CROSSING. By Pajtim Statovci. Pantheon. 257 pages. $26.
There are novels that you read because they entertain you, and there are novels that you read because the prose commands you to do so. Pajtim Statovci’s sophomore novel “Crossing” falls in the later category. Statovci proves adept at navigating the quagmire of sexual and national identity in a post-Soviet and war-torn Albania.
Statovci is noticeably absent from his own writing, which for a novel largely about storytelling is fitting. Instead, he lends his pen to the mouth of Bujar, an Albanian refugee who has countless stories to tell. Bujar begins his tale as an adult living in Rome, musing on his own death, but swiftly sweeps his listeners into his own past, plunging into a world of civil unrest, illness, folk tales and first love.
Despite the novel's light page count and simple vernacular, “Crossing” is anything but an easy beach read. In fact, it is a difficult book to categorize with a single phrase or in a particular genre. It is not simply a refugee novel, it is not simply a queer novel and it is far from just a novel of self-identity. To call it by any of these names would not be incorrect, but one alone could never do its complex themes justice.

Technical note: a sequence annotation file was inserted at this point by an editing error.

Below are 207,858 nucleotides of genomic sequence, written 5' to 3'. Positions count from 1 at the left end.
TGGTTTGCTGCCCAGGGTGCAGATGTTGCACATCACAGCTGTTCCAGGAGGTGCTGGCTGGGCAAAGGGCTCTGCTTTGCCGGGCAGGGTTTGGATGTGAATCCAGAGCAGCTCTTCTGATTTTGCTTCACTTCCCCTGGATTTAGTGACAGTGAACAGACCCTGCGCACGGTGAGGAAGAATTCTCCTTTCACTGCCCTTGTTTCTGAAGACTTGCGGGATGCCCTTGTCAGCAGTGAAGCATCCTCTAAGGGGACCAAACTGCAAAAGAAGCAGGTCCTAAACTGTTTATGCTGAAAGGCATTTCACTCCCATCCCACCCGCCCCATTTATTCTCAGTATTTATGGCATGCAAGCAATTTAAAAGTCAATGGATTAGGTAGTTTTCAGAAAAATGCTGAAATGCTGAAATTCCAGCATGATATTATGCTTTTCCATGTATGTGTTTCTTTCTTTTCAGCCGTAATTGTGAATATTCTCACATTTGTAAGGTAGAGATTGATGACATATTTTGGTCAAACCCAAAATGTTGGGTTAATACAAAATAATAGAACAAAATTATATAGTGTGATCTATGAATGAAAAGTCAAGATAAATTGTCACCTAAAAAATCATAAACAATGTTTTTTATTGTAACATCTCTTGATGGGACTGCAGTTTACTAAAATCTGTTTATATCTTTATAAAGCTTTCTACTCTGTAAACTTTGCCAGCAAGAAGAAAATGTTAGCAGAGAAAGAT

The novel itself crosses two different timelines throughout Bujar’s life allowing for two wholly separate character developments of the same protagonist. The first is Bujar’s development as a teen grappling with his homosexual desires for his best friend, Agim, while trying to hold on to a national heritage that turns its back upon such things. The second is the story of Bujar navigating life as a non-binary, pan-sexual young adult refugee hopping across European metropoli in search of new identities and safety.
Statovci deserves a great amount of credit for his ability to maintain such palpable emotional impact through his unique writing style. He never falters from reminding us that we are not readers but listeners; “Crossing” is not Statovci’s novel, but Bujar’s story.
The entire novel is written in the first person, present tense. Bujar explains things as they happen, thoughts as they come and tragedies as he processes them. Through this unique style of writing Statovci aptly captures the spirit of folklore that runs so heavily through the veins of “Crossing.”
Although the novel relies heavily on the use of Albanian folklore to help flesh out the relationships in the novel, Statovci does not assume the reader is familiar with any of it. Bujar will take breaks in his narratives to tell us the story he is referring to. The mastery with which these interjections are included heightens the novel's impact. Each interjection is purposeful in placement and serves only to strengthen the pathos that the corresponding events have already planted.
“Crossing” is a gritty, gut-wrenching and heartbreaking read. It’s a novel about how the stories we tell define us. Statovci’s traditional mode of storytelling reminds us that our history is only as real as the stories we pass along.